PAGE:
Skuzzy (sternwheeler)

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Skuzzy on Fraser.gif
The Skuzzy on the Fraser River near Yale, British Columbia, 1883
Civil Ensign of the United Kingdom.svgCanada
Name: Skuzzy
Laid down: 1882 at Spuzzum
Launched: May 4, 1882 at Spuzzum
In service: May 4, 1882
Out of service: circa. 1884
Notes: Captain Ausbury Insley and SR Smith
General characteristics

Skuzzy was a sternwheeler built by Canadian Pacific Railway contractor Andrew Onderdonk at Spuzzum, British Columbia, and was launched on the Fraser River on May 4, 1882. Skuzzy was the first sternwheeler to ever navigate the perilous rapids north of Yale in the Fraser Canyon.

Andrew Onderdonk held the contract to build the 29 12 miles (47.5 km) section of railway from Boston Bar to Lytton. It was a contract worth $2,573,640. He built the Skuzzy with the intention of moving railway supplies by steamer to the camps north of Yale via the Fraser River instead of using pack trains over the Douglas Portage, which is a low but difficult pass between Yale and Spuzzum. A ship would save him $10 per ton in road tolls alone.

The Skuzzy was built to transport goods to the current places of construction of the CPR or, the Canadian Pacific Railway. Because transporting materials along the Cariboo Road took too long to get to the site, Andrew Onderdonk built the Skuzzy and used the Fraser River to his advantage. The "Skuzzy" would have to be piloted by an expert sailor as they would be navigating through the whirlpools and rapids of Hell's Gate.

Alexandra Bridge

After she was built, Ausbury Insley piloted the ship up river on May 17, 1882. Captain Insley was able to guide the Skuzzy upstream through the whirlpools and rapids and under the Alexandra Bridge which had been built by the Royal Engineers in 1863, but when Insley got the Skuzzy to the entrance of the Hell's Gate Canyon he could take her no further. The Fraser was at it highest point in forty years, and passage was impossible.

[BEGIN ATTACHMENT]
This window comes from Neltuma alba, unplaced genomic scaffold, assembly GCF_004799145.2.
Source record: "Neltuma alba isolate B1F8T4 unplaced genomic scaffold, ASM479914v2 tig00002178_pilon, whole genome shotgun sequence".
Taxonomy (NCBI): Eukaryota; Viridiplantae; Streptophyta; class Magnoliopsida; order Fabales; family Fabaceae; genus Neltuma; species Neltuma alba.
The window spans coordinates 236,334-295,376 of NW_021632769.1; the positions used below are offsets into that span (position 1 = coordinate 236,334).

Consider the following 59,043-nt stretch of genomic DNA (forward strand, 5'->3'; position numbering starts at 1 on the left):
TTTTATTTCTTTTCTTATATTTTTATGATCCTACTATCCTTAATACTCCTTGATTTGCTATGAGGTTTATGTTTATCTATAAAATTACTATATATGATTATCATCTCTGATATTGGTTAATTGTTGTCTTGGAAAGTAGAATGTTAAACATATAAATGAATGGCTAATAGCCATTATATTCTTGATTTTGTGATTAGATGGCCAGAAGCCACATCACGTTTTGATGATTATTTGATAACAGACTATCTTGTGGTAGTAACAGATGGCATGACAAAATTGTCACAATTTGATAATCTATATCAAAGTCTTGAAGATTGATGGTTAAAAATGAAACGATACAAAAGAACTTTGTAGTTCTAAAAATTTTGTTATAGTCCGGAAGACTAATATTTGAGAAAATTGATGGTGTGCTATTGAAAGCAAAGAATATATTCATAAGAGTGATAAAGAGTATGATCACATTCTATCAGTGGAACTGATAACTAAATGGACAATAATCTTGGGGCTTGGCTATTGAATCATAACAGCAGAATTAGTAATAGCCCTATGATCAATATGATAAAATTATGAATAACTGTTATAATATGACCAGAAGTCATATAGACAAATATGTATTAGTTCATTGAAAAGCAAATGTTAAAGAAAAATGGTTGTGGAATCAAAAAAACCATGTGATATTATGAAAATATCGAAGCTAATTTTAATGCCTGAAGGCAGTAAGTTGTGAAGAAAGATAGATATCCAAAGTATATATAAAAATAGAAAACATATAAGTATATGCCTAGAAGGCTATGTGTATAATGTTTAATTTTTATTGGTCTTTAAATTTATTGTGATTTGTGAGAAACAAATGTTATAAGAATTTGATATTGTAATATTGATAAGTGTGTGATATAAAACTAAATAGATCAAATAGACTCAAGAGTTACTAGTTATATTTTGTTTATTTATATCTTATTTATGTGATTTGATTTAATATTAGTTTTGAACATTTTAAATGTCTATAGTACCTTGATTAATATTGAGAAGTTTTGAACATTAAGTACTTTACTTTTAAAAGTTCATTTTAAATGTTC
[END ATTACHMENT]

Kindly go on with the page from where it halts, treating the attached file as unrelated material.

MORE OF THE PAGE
Onderdonk brought in a captain and engineer from Oregon. Under their command, on September 7, the Skuzzy again attempted the rapids at Hell's Gate and once again failed. Onderdonk then had ringbolts drilled into the canyon's walls, and he stationed 125 Chinese railway employees above. Observers were betting on the success of the journey, and odds were 100:1 against.[1]

Hell's Gate Canyon

Finally, with the aid of her steam capstan winching in the cable and 125 men pulling at her tow rope, the Skuzzy made it through Hell's Gate. It took 16 days to make the 16 mile trip to Boston Bar. The Skuzzy became the first sternwheeler to arrive in Lytton.[2]


  1. ^ Virtual Museum. "Colorful Characters of Historic Yale". Retrieved 2007-07-04.
  2. ^ Botanie Creek. "Lytton Newsletter" (PDF). Retrieved 2007-07-04.

Further reading[edit]

  • Downs, Art (1971). Paddlewheels on the Frontier Volume 1. Foremost Publishing. ISBN 0-88826-033-4.

External links[edit]